TOKYO (Reuters) - The Bank of Japan may show more confidence that the economy is bottoming out next week but keep monetary policy steady for the second straight month, holding fire ahead of a leadership transition set to trigger bolder action to battle deflation.
The rate review will be the last one for Governor Masaaki Shirakawa and his two deputies, who leave on March 19 after a five-year term spent battling a series of crises from the aftermath of Lehman Brothers’ collapse in 2008 to the devastating March 2011 earthquake in Japan.
Markets expect fresh stimulus measures on April 3-4, when Asian Development Bank President Haruhiko Kuroda, a vocal advocate of aggressive easing, could head the central bank. His confirmation hearing in parliament is on Monday.
In next week’s review, the BOJ board may debate future options for easing policy but will likely focus more on scrutinizing whether signs of economic recovery are sustainable.
“A policy change in April is almost a given. If so, there’s no reason for the BOJ to act next week,” said Yasuhide Yajima, chief economist at NLI Research Institute in Tokyo.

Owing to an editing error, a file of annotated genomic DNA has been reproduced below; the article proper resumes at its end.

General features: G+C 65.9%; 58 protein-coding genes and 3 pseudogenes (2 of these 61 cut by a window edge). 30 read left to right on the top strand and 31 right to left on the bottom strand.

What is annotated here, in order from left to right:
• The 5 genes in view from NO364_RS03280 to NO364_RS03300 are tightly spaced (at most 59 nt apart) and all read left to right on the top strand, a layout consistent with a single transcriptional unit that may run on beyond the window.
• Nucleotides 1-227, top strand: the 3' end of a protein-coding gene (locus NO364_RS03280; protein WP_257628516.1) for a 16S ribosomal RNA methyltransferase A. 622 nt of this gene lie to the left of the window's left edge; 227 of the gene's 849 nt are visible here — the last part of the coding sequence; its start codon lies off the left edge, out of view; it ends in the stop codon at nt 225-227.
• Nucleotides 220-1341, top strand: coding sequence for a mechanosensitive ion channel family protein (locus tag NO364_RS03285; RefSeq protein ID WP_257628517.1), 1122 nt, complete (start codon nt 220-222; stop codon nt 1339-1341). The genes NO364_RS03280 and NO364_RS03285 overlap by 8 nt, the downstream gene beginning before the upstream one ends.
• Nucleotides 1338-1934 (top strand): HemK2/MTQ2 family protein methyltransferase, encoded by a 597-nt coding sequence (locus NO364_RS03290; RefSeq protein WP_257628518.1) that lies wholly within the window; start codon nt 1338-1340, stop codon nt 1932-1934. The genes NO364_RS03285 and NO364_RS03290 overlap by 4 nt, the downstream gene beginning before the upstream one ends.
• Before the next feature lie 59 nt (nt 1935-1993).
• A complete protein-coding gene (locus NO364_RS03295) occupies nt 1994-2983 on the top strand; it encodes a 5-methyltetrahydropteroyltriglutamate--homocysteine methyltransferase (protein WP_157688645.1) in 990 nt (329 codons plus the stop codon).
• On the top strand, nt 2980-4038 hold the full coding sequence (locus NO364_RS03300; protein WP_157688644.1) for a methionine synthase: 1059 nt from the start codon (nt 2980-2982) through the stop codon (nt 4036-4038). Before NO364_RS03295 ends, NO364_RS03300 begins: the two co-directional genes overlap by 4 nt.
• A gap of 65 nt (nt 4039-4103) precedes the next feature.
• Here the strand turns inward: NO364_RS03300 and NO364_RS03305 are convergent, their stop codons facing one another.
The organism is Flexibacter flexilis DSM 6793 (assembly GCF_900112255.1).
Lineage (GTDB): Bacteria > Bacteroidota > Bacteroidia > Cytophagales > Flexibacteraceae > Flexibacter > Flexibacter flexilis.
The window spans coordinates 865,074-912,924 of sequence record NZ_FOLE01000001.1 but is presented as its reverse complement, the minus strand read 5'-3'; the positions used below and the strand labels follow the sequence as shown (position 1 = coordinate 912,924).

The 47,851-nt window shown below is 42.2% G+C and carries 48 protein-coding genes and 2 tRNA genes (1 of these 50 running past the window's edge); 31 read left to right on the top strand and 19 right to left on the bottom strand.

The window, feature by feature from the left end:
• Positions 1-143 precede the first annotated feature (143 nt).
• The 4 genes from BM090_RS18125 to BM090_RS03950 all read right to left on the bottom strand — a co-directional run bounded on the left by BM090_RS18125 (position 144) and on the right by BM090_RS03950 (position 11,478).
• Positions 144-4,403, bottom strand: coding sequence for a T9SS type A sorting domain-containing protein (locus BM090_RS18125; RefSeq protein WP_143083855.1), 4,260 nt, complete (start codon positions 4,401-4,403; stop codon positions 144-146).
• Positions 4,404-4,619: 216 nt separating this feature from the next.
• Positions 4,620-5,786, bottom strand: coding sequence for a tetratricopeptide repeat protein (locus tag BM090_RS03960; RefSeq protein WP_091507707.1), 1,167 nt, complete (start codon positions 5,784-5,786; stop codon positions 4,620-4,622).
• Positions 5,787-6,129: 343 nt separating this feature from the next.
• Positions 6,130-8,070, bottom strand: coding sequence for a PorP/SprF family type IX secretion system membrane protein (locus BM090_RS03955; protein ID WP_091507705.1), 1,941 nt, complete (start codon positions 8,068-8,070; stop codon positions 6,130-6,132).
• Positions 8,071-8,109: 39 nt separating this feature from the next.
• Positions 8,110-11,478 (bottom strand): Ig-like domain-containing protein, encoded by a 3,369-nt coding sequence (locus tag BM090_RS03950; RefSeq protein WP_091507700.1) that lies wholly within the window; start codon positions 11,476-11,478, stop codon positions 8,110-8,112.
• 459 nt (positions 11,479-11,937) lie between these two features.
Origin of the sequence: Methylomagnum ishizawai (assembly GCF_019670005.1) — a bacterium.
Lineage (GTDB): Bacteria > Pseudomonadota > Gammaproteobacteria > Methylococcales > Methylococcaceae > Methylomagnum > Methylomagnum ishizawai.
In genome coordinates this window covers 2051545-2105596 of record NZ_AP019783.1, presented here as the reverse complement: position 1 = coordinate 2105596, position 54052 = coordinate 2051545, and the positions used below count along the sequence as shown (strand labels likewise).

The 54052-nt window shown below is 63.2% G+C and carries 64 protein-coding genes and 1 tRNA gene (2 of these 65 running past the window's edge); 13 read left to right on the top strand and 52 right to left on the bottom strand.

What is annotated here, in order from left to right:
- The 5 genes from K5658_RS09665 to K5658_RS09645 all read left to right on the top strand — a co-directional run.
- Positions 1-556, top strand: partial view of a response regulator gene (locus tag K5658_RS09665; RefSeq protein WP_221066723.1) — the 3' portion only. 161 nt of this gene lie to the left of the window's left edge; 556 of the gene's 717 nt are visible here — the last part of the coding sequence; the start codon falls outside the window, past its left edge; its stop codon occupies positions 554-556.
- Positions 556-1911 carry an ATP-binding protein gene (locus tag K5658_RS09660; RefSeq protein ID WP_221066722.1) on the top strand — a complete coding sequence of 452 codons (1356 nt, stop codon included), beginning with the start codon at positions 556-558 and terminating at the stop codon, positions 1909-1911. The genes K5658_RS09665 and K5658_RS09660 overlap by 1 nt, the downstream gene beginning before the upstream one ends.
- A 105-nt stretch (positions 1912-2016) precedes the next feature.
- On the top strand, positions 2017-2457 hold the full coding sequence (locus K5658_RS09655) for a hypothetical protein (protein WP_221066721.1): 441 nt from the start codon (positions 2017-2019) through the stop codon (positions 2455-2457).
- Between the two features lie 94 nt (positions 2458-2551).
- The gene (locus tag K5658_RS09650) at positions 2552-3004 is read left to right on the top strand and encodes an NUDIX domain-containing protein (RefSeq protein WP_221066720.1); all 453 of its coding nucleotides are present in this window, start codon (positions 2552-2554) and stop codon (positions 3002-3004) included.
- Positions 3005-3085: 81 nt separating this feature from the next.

The BOJ doubled its inflation target to 2 percent in January and made an open-ended pledge to buy assets from next year, under relentless pressure from Prime Minister Shinzo Abe for bolder efforts to revive the economy. It stood pat in February.
Abe nominated Kuroda to head the BOJ and Kikuo Iwata, an advocate of unconventional monetary steps, as deputy governor. In winning December’s election, Abe pledged to overhaul monetary policy to revive the stagnant economy. The other nominated deputy governor, Hiroshi Nakaso, is a career central banker.
Abe’s push for bolder monetary stimulus has helped weaken the yen to a near three-year low against the dollar, giving the export-reliant economy some relief and the BOJ some breathing space.
With factory output rising and exports showing some signs of life, the BOJ may revise up its assessment of the economy to say it is bottoming out, said sources familiar with its thinking.
That would be slightly more upbeat than last month, when it said the economy “appears to have hit bottom.”
The government raised its assessment of the economy in February for the second straight month, saying output has bottomed out and corporate sentiment is improving due to the falling yen and rising share prices.
Editing by Neil Fullick